thegreekdog wrote:BigBallinStalin wrote:And if there's no side of the road? Then what?
Riding on sidewalks is dangerous for pedestrians and dangerous for bicycles when using 'pedestrian' walkways at intersections.
And I'll drive in the middle of a lane in areas where people park their cars and frequently open their doors without looking. You seem to imply that I should sacrifice my health so that you can arrive to work about 1 minute earlier. That perspective is cruel, selfish, and dumb. Hopefully, that's not your perspective, but demanding that bicyclists ride in area X ignores the risks which bicyclists may incur in area X. Other risks include running over debris (which is common in the shoulder on roads), and there's problems of people stepping to quickly into the street from the sidewalk without looking, etc.
I did not indicate there was no side of the road. There most certainly are sides of the road, at least where I drive in Philadelphia. I can't say the same for whever you ride your unmotorized death vehicle. I'm certainly not suggesting you sacrifice your health so that I can arrive to work (or home) approximately 5 minutes earlier. I didn't force you to ride a bicycle. I also didn't force you to ride your bike in the middle of a car lane when there are perfectly good sides of the road. Perhaps if you weren't in such a hurry to get to the next emo concert or home from your art class, you would pull the cuffs of your skinny jeans up and ride on the side of the road.
And I likewise am unaware of the intricate problems you face with bicyclists in Philadelphia. Please note that I don't take kindly upon a large number of bicyclists because they drive like idiots, but so do many motorists, so there's that for you. Nevertheless, I won't risk injury or death in order to please some motorist by not riding in the middle of the road intermittently.
Sure, riding my bike is my choice, just as driving your car is your choice; however, we both have a right to most roads, so you can just... deal with it.jpg
My concern is that there's many motorists such as yourself who have no idea of the risks which bicyclists face. This lack of knowing the other fails to deter such motorists from demanding that bicyclists do stupid things. Call it an unintended consequence which you're hopefully aware of by now.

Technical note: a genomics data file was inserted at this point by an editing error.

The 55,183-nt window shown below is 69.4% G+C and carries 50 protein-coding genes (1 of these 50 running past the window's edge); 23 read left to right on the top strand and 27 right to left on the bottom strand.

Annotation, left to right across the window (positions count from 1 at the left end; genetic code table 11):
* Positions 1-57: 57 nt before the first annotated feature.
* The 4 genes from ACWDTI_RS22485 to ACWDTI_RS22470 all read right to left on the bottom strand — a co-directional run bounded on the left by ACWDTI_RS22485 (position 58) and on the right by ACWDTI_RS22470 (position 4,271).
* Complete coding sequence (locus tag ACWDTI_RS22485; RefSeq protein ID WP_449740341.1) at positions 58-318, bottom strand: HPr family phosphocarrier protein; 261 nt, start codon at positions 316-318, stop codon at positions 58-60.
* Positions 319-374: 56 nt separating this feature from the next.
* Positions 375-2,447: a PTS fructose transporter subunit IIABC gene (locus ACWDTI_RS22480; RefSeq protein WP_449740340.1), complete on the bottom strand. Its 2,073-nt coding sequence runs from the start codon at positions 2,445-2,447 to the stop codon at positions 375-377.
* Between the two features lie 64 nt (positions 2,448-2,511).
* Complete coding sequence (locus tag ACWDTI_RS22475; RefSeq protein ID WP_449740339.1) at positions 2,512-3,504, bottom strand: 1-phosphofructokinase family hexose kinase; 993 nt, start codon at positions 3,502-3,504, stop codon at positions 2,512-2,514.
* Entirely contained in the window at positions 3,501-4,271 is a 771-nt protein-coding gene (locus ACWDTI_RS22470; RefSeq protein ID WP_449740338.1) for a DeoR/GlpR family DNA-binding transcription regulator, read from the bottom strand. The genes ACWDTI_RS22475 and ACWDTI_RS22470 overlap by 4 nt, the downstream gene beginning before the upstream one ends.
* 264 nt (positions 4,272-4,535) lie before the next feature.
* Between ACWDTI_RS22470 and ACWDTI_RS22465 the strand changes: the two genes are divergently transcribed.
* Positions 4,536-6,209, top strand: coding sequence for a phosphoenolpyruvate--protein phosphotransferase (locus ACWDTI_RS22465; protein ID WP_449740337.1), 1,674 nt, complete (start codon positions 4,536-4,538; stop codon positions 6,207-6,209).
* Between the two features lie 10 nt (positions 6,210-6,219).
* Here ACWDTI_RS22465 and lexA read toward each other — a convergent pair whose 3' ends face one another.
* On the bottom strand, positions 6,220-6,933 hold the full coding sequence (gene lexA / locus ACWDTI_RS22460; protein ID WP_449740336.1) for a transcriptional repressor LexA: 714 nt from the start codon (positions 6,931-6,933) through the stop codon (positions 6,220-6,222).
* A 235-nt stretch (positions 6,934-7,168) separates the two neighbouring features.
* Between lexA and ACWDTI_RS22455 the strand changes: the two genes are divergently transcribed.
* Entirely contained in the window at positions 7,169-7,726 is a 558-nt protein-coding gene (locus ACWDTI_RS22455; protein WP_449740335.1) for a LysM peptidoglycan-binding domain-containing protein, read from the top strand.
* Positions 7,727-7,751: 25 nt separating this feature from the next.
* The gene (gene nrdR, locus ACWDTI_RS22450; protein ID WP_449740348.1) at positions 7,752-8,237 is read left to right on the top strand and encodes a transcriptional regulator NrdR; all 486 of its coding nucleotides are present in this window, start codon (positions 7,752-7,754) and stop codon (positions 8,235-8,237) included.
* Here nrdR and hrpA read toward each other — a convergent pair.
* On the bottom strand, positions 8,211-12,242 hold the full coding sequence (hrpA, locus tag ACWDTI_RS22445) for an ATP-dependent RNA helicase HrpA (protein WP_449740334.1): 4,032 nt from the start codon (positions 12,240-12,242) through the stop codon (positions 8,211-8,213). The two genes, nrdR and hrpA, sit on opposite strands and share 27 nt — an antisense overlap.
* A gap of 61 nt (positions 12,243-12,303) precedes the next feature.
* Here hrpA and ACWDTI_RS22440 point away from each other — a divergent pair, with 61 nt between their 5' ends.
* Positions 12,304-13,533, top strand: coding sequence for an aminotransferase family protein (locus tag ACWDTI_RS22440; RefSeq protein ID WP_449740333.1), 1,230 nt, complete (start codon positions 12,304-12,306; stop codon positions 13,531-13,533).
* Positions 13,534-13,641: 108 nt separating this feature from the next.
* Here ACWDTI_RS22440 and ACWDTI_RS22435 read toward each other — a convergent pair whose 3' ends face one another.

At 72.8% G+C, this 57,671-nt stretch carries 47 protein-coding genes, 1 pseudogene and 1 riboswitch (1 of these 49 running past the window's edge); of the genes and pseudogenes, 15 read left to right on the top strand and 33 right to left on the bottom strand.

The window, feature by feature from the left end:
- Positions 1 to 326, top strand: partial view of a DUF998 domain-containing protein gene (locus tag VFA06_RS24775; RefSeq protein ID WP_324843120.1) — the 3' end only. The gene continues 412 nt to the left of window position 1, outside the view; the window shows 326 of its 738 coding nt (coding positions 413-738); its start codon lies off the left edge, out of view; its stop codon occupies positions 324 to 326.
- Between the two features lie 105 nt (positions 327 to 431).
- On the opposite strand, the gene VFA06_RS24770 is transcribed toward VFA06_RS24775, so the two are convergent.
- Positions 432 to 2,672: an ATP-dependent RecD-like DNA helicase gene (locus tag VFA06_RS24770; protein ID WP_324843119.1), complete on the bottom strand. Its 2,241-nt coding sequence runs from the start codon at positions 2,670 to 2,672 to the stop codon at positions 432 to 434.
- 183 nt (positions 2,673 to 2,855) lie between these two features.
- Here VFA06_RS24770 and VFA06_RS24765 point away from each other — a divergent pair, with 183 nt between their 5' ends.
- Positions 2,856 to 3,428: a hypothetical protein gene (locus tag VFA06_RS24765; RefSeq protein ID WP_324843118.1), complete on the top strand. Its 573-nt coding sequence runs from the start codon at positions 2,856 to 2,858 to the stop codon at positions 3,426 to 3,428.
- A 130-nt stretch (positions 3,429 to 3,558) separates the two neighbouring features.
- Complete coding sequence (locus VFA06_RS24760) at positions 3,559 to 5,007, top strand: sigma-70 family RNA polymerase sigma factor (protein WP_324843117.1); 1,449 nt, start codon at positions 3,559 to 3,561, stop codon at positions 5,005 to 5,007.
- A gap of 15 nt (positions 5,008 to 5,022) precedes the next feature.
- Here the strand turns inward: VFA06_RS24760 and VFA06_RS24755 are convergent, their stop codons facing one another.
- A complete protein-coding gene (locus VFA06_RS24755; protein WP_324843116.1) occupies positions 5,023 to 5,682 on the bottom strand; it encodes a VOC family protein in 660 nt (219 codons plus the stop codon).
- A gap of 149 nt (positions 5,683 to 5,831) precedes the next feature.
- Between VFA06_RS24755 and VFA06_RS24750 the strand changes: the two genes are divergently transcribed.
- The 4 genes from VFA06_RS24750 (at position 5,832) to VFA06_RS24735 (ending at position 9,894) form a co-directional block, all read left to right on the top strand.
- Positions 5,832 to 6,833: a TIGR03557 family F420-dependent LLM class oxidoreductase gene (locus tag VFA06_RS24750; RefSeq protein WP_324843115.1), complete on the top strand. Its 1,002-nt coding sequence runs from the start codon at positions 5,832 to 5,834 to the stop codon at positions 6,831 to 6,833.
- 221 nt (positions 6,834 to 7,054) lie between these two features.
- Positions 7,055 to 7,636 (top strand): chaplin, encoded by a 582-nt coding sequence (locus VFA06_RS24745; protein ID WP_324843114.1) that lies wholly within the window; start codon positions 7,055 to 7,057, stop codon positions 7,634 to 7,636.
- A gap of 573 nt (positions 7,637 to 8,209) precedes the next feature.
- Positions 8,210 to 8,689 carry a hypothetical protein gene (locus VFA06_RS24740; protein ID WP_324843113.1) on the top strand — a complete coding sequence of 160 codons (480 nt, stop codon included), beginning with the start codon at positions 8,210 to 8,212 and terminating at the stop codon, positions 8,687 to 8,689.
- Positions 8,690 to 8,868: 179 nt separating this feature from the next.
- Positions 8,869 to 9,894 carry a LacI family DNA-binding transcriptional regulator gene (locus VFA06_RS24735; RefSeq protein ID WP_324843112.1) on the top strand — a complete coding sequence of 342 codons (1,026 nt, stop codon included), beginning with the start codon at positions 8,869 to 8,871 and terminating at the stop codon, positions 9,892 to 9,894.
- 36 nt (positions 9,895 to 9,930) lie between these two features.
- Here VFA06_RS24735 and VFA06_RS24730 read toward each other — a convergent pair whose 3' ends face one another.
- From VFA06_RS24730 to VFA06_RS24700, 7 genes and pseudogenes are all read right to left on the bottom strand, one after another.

thegreekdog wrote:BigBallinStalin wrote:If you ever rode a bike, you'd realize that going 10-15mph while being 2 feet from the front of your vehicle makes a huge difference in being able to look around corners and respond accordingly. Therefore, your questions are leading yourself to an imagined scenario. Of course, some bicyclists zoom through with little regard to the "who got there first" order, but in that case, it would be wrong of the bicyclist.
In my informal rules, timing of arrival to stop signs and stop times matter. Of course, that isn't worth expanding on ITT, but it all operates as I view each situation. Granted, there are some bicyclists who roll through stop signs when cars arrived first at the sign. That would be wrong. In circumstances where the bicyclist would arrive first or would have to stop first, then it's correct for him or her to roll through the stop sign.
Why would I have an issue with a cyclist rolling through a stop sign or stop light when it's safe or when there is no one there first? That would be weird. I envision (really, I saw one of these today) the following two scenarios:
Scenario One: Traffic light on a busy intersection in a major metropolitan area. The light for the northbound lane turns green. The light for the westbound lane is red. The vehicle traffic begins to drive northbound, obeying all traffic laws. A bike travelling westbound rides through the red light it has and causes all cars travelling northbound to stop suddenly, nearly causing an accident. It happens regularly and it happened today.